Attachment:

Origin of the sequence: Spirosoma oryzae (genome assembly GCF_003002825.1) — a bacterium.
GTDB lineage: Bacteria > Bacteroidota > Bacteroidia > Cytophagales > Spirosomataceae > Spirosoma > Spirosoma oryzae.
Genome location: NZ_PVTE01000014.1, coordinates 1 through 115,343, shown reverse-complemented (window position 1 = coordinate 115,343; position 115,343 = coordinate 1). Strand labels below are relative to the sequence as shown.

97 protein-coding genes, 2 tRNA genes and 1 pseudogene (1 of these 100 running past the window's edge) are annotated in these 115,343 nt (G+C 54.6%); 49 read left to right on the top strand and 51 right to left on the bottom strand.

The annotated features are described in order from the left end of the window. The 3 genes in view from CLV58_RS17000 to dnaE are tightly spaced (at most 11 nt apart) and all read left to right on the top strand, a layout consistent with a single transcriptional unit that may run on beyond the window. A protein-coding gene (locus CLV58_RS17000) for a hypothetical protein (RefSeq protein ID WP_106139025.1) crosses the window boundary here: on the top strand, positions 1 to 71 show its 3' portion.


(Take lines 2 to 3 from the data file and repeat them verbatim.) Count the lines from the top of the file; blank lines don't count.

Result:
GTDB lineage: Bacteria > Bacteroidota > Bacteroidia > Cytophagales > Spirosomataceae > Spirosoma > Spirosoma oryzae.
Genome location: NZ_PVTE01000014.1, coordinates 1 through 115,343, shown reverse-complemented (window position 1 = coordinate 115,343; position 115,343 = coordinate 1). Strand labels below are relative to the sequence as shown.